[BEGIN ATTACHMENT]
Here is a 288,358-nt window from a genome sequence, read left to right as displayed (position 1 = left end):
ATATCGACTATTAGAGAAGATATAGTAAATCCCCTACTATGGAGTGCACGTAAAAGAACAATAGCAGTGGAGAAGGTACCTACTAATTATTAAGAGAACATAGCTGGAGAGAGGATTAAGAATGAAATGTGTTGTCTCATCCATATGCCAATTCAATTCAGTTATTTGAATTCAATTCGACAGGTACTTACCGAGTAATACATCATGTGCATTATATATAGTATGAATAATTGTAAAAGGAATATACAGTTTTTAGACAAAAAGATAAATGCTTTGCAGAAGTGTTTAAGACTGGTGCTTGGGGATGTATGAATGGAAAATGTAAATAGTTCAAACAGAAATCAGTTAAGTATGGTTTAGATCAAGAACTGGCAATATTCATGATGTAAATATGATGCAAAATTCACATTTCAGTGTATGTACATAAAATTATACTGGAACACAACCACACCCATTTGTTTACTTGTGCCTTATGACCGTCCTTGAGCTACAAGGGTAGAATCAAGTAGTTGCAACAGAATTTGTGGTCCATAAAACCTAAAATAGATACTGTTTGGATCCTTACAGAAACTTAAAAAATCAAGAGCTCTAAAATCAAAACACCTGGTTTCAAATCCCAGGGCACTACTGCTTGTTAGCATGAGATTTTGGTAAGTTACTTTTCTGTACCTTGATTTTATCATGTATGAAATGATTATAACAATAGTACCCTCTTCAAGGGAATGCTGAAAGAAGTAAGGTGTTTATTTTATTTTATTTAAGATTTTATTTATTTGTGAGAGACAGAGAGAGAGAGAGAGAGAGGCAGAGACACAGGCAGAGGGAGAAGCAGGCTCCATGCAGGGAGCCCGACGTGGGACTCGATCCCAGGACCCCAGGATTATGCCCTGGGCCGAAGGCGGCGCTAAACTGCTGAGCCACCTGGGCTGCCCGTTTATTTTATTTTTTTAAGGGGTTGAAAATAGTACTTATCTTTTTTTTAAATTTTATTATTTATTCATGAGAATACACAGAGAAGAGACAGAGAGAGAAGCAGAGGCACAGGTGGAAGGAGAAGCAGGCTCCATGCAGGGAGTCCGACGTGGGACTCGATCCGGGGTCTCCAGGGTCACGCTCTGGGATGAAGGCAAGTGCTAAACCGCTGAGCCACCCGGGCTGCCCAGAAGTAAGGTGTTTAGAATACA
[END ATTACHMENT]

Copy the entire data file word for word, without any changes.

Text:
Here is a 288,358-nt window from a genome sequence, read left to right as displayed (position 1 = left end):
ATATCGACTATTAGAGAAGATATAGTAAATCCCCTACTATGGAGTGCACGTAAAAGAACAATAGCAGTGGAGAAGGTACCTACTAATTATTAAGAGAACATAGCTGGAGAGAGGATTAAGAATGAAATGTGTTGTCTCATCCATATGCCAATTCAATTCAGTTATTTGAATTCAATTCGACAGGTACTTACCGAGTAATACATCATGTGCATTATATATAGTATGAATAATTGTAAAAGGAATATACAGTTTTTAGACAAAAAGATAAATGCTTTGCAGAAGTGTTTAAGACTGGTGCTTGGGGATGTATGAATGGAAAATGTAAATAGTTCAAACAGAAATCAGTTAAGTATGGTTTAGATCAAGAACTGGCAATATTCATGATGTAAATATGATGCAAAATTCACATTTCAGTGTATGTACATAAAATTATACTGGAACACAACCACACCCATTTGTTTACTTGTGCCTTATGACCGTCCTTGAGCTACAAGGGTAGAATCAAGTAGTTGCAACAGAATTTGTGGTCCATAAAACCTAAAATAGATACTGTTTGGATCCTTACAGAAACTTAAAAAATCAAGAGCTCTAAAATCAAAACACCTGGTTTCAAATCCCAGGGCACTACTGCTTGTTAGCATGAGATTTTGGTAAGTTACTTTTCTGTACCTTGATTTTATCATGTATGAAATGATTATAACAATAGTACCCTCTTCAAGGGAATGCTGAAAGAAGTAAGGTGTTTATTTTATTTTATTTAAGATTTTATTTATTTGTGAGAGACAGAGAGAGAGAGAGAGAGAGGCAGAGACACAGGCAGAGGGAGAAGCAGGCTCCATGCAGGGAGCCCGACGTGGGACTCGATCCCAGGACCCCAGGATTATGCCCTGGGCCGAAGGCGGCGCTAAACTGCTGAGCCACCTGGGCTGCCCGTTTATTTTATTTTTTTAAGGGGTTGAAAATAGTACTTATCTTTTTTTTAAATTTTATTATTTATTCATGAGAATACACAGAGAAGAGACAGAGAGAGAAGCAGAGGCACAGGTGGAAGGAGAAGCAGGCTCCATGCAGGGAGTCCGACGTGGGACTCGATCCGGGGTCTCCAGGGTCACGCTCTGGGATGAAGGCAAGTGCTAAACCGCTGAGCCACCCGGGCTGCCCAGAAGTAAGGTGTTTAGAATACA